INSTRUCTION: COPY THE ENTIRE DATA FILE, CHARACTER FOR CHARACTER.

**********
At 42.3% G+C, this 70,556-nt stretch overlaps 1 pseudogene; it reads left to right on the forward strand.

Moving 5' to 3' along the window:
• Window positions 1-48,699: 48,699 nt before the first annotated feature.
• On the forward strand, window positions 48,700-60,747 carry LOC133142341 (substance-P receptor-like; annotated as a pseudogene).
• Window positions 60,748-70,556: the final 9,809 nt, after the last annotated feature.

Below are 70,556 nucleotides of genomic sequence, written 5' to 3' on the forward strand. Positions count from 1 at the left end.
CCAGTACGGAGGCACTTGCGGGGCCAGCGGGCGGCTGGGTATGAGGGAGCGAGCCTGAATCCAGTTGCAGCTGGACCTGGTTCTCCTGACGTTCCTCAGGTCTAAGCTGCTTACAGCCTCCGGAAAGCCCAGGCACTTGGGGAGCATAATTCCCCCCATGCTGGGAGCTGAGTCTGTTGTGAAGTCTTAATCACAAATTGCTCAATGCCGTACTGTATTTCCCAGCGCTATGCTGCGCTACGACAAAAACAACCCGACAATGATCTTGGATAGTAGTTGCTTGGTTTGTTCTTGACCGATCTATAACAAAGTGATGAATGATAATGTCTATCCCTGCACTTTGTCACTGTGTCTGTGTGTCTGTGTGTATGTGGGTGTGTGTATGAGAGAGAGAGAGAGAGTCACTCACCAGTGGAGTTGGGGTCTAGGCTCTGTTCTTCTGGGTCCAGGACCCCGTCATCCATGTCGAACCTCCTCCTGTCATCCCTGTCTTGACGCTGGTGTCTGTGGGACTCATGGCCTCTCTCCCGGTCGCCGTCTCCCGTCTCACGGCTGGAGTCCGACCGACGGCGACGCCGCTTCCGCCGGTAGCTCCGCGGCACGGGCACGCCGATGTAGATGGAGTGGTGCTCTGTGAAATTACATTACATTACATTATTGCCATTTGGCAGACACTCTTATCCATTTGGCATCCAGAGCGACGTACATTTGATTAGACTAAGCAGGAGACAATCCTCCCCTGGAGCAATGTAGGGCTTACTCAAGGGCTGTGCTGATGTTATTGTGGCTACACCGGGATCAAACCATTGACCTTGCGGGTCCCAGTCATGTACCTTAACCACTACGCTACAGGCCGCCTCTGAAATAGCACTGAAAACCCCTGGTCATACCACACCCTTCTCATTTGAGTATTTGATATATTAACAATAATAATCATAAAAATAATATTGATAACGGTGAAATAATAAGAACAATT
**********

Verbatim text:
At 42.3% G+C, this 70,556-nt stretch overlaps 1 pseudogene; it reads left to right on the forward strand.

Moving 5' to 3' along the window:
• Window positions 1-48,699: 48,699 nt before the first annotated feature.
• On the forward strand, window positions 48,700-60,747 carry LOC133142341 (substance-P receptor-like; annotated as a pseudogene).
• Window positions 60,748-70,556: the final 9,809 nt, after the last annotated feature.

Below are 70,556 nucleotides of genomic sequence, written 5' to 3' on the forward strand. Positions count from 1 at the left end.
CCAGTACGGAGGCACTTGCGGGGCCAGCGGGCGGCTGGGTATGAGGGAGCGAGCCTGAATCCAGTTGCAGCTGGACCTGGTTCTCCTGACGTTCCTCAGGTCTAAGCTGCTTACAGCCTCCGGAAAGCCCAGGCACTTGGGGAGCATAATTCCCCCCATGCTGGGAGCTGAGTCTGTTGTGAAGTCTTAATCACAAATTGCTCAATGCCGTACTGTATTTCCCAGCGCTATGCTGCGCTACGACAAAAACAACCCGACAATGATCTTGGATAGTAGTTGCTTGGTTTGTTCTTGACCGATCTATAACAAAGTGATGAATGATAATGTCTATCCCTGCACTTTGTCACTGTGTCTGTGTGTCTGTGTGTATGTGGGTGTGTGTATGAGAGAGAGAGAGAGAGTCACTCACCAGTGGAGTTGGGGTCTAGGCTCTGTTCTTCTGGGTCCAGGACCCCGTCATCCATGTCGAACCTCCTCCTGTCATCCCTGTCTTGACGCTGGTGTCTGTGGGACTCATGGCCTCTCTCCCGGTCGCCGTCTCCCGTCTCACGGCTGGAGTCCGACCGACGGCGACGCCGCTTCCGCCGGTAGCTCCGCGGCACGGGCACGCCGATGTAGATGGAGTGGTGCTCTGTGAAATTACATTACATTACATTATTGCCATTTGGCAGACACTCTTATCCATTTGGCATCCAGAGCGACGTACATTTGATTAGACTAAGCAGGAGACAATCCTCCCCTGGAGCAATGTAGGGCTTACTCAAGGGCTGTGCTGATGTTATTGTGGCTACACCGGGATCAAACCATTGACCTTGCGGGTCCCAGTCATGTACCTTAACCACTACGCTACAGGCCGCCTCTGAAATAGCACTGAAAACCCCTGGTCATACCACACCCTTCTCATTTGAGTATTTGATATATTAACAATAATAATCATAAAAATAATATTGATAACGGTGAAATAATAAGAACAATT